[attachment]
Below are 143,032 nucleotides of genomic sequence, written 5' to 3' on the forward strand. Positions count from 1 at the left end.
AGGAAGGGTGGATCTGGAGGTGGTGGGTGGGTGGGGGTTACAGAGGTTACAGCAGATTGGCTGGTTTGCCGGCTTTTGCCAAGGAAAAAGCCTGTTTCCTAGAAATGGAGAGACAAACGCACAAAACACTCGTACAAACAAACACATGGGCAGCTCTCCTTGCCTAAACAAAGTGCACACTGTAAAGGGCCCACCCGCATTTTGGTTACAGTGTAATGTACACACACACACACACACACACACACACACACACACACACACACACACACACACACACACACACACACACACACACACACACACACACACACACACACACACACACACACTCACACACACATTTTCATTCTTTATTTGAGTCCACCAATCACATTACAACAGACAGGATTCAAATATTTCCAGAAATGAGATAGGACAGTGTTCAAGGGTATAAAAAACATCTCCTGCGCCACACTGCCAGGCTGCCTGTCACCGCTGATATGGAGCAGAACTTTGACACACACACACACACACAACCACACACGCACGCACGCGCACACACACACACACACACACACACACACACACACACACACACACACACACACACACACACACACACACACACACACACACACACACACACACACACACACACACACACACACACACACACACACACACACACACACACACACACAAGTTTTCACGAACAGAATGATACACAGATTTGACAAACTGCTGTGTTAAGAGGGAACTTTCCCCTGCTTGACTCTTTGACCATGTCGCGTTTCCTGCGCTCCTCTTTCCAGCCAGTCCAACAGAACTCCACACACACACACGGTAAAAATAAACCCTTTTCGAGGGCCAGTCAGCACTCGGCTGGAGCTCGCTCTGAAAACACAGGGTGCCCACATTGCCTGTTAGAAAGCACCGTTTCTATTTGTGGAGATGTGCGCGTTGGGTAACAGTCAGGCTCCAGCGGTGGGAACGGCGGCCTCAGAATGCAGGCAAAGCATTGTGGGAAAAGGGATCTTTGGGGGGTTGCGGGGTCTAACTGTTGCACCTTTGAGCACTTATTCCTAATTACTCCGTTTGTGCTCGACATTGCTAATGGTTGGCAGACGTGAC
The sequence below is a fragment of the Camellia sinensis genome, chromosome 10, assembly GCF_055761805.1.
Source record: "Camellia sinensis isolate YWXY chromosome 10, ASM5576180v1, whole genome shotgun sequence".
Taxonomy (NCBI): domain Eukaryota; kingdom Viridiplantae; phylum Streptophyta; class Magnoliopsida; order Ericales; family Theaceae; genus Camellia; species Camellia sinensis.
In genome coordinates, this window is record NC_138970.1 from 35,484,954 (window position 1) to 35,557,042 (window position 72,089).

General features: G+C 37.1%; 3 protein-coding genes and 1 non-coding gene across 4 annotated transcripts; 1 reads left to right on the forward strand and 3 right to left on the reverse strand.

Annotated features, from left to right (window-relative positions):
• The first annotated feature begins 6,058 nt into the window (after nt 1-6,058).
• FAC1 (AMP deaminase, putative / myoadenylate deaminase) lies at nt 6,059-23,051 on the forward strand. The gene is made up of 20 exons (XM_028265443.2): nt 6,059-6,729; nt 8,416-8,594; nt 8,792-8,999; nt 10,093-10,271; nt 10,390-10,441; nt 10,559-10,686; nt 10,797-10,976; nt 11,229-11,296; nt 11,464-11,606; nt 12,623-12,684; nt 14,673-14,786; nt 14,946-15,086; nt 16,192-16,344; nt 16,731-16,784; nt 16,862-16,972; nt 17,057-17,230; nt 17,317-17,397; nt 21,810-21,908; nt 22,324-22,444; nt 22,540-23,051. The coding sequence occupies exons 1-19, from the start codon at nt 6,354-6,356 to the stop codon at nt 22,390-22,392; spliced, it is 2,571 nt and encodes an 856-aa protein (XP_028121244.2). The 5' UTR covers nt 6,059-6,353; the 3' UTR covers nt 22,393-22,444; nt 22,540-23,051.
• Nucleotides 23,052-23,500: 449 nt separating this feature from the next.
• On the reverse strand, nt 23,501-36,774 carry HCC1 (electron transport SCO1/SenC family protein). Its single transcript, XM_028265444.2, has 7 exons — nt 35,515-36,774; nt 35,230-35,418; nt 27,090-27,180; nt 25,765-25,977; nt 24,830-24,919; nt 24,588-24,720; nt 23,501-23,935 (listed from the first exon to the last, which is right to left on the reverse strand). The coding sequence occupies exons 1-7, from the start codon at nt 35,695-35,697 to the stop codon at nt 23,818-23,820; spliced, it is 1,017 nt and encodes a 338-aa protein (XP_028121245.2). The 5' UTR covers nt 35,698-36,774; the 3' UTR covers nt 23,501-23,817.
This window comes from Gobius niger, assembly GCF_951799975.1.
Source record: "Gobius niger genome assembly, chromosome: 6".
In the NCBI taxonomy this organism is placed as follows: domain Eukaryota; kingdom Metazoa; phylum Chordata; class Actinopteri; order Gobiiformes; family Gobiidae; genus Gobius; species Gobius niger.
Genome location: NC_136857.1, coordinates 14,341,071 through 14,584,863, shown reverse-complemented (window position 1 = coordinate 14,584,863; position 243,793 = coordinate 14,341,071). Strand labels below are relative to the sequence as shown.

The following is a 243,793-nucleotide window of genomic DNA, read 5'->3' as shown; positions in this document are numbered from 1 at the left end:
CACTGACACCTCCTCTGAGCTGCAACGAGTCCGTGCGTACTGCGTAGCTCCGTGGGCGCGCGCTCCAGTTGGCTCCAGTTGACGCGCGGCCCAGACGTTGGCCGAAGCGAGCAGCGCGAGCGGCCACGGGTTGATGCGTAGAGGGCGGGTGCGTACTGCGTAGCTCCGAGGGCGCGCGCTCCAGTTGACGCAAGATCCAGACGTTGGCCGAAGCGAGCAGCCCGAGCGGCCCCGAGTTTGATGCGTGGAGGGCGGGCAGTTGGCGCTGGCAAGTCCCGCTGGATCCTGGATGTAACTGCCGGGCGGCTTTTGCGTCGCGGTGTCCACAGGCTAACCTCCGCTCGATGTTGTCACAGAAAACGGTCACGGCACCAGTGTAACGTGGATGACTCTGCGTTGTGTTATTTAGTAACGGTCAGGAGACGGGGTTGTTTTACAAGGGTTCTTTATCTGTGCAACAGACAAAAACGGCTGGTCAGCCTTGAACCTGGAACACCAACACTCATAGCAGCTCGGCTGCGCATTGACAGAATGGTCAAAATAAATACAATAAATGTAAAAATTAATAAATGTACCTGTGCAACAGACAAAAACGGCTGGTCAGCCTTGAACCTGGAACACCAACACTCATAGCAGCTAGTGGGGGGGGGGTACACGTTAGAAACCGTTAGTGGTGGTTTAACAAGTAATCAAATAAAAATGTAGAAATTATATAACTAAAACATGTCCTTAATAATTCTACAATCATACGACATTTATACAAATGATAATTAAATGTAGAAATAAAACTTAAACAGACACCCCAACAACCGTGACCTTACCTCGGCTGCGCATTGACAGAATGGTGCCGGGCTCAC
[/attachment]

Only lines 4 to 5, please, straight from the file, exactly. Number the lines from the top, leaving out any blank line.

Source record: "Camellia sinensis isolate YWXY chromosome 10, ASM5576180v1, whole genome shotgun sequence".
Taxonomy (NCBI): domain Eukaryota; kingdom Viridiplantae; phylum Streptophyta; class Magnoliopsida; order Ericales; family Theaceae; genus Camellia; species Camellia sinensis.